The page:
Blumenthal & Murphy: Gainful Employment Rule Has Never Been More Necessary

[WASHINGTON, D.C.] – After the Department of Education released comprehensive new data showing that students who enroll in for-profit career college programs face lower wages and fewer job prospects than students at public institutions – even as for-profit students take on much higher student debt – U.S. Senators Richard Blumenthal (D-CT) and Chris Murphy (D-CT) called for increased scrutiny of the for-profit college industry and the full necessary resources to enforce the Obama Administration’s gainful employment rule.

“Indisputable evidence of lower pay and fewer job prospects for students at for-profit career college programs now calls for tough enforcement of rules that protect against their false promises. For far too long, this industry has avoided accountability for the false promises they sold millions of students,” Blumenthal said. “Under the Obama Administration’s gainful employment rule, these schools will finally be forced to show that they are giving students an actual return on their investment. Devoting resources to fully enforcing this rule is critical to making sure prospective students have access to the information they need to make the best decision for their future.”

“We’ve known for a long time that students who go to for-profit colleges earn much less than those who go to not-for-profit schools. This data isn’t surprising. But it should compel us to act,” said Murphy. “The reality is too many for-profit colleges cheat students and defraud taxpayers. The Department of Education needs to enforce existing regulations making colleges disclose how many graduates are able to find good jobs after graduation, and Congress needs to pass my Students Before Profits Act to hold schools and their executives accountable for ripping off students.”

The data released today will be used to determine whether career college programs meet the Department of Education’s “gainful employment” rule aimed at holding accountable career education programs that fail to help their students become job-ready and financially secure. Starting in January, institutions will be required to disclose program earnings and other information such as costs and graduation rates, as well as whether their programs are failing to meet the gainful employment standards, to current and prospective students. Programs that are unable to meet these standards will be ineligible for federal student aid.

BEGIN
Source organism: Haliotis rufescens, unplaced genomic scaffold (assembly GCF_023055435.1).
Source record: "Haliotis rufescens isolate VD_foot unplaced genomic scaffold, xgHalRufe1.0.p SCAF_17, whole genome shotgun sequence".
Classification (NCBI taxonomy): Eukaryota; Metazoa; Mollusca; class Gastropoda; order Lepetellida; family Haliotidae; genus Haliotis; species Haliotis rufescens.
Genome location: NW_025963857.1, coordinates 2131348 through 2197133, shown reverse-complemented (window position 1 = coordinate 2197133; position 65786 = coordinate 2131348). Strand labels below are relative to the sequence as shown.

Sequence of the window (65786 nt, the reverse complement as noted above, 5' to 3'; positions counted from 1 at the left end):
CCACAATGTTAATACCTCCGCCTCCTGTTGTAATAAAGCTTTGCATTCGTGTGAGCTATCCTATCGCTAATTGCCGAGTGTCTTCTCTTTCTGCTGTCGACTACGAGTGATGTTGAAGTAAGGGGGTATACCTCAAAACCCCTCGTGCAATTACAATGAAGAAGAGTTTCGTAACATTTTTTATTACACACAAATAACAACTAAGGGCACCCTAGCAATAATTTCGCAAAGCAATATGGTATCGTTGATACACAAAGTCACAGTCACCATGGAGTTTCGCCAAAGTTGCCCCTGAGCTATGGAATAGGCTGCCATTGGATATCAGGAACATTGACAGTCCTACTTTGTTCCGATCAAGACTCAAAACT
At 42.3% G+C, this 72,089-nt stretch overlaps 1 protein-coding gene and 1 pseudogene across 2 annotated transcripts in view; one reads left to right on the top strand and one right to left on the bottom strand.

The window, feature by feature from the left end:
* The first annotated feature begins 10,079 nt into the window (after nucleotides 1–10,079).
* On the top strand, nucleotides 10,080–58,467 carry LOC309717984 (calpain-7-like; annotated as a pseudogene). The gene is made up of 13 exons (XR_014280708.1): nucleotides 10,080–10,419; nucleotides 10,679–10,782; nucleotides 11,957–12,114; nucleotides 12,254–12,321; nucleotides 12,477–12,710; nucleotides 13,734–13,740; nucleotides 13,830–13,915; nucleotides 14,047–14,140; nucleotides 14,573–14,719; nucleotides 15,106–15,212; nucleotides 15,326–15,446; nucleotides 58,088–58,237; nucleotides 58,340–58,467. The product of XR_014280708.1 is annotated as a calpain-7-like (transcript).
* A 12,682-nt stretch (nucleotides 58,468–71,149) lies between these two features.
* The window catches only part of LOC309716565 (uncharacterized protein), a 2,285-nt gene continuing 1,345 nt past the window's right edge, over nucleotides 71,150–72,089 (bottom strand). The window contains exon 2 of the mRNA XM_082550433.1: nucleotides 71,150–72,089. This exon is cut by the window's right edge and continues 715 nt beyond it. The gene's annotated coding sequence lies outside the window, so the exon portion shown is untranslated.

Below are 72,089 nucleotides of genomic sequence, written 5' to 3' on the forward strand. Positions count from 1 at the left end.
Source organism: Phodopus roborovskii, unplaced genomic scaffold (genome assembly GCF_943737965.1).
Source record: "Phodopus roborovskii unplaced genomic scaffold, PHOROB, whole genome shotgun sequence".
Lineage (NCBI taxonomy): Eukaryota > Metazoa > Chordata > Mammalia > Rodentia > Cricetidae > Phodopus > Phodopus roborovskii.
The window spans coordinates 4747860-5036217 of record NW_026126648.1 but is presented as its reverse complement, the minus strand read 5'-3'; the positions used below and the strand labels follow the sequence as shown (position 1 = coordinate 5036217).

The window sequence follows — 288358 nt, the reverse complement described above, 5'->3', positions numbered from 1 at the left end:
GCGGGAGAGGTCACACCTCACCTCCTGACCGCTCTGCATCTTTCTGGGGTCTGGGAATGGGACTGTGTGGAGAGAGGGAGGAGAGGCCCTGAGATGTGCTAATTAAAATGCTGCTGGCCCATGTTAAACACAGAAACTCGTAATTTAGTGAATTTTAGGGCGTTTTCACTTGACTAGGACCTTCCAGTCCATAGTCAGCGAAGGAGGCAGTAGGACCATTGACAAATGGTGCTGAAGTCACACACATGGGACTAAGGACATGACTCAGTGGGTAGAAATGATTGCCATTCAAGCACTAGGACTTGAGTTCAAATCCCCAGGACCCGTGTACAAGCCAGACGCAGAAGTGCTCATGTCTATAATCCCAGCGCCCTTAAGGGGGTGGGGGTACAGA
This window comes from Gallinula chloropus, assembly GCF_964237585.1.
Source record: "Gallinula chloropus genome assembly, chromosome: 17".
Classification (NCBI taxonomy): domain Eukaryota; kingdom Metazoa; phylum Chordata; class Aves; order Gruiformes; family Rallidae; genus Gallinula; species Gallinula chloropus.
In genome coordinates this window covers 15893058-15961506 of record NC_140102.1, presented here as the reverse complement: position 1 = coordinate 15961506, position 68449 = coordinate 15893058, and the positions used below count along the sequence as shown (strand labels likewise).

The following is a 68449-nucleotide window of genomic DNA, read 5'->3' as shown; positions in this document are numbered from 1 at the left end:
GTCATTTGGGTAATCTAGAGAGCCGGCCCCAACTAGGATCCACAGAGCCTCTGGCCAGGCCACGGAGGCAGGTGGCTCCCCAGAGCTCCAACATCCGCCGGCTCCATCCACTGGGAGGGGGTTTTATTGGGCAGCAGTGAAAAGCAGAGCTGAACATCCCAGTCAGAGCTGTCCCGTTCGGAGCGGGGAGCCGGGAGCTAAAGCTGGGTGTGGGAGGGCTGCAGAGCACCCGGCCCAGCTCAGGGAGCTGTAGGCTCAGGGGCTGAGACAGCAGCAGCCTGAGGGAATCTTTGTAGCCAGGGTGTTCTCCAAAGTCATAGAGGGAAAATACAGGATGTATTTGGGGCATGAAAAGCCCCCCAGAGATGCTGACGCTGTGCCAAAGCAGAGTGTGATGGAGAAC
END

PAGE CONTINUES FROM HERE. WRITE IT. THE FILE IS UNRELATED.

Data released by the Department of Education today found that:

  • Overall, mean earnings of graduates of public undergraduate certificate programs are nearly $9,000 higher than mean earnings of graduates of for-profit undergraduate certificate programs.
  • Graduates of certificate programs at public institutions are more likely to have attended programs that provide training for higher earning fields, such as nursing, than graduates of certificate programs at for-profit colleges.
  • The median earnings of nearly a third of graduates of for-profit certificate programs are less than the yearly income of a full-time worker earning the federal minimum wage ($14,500) even as students take on debt to complete these programs.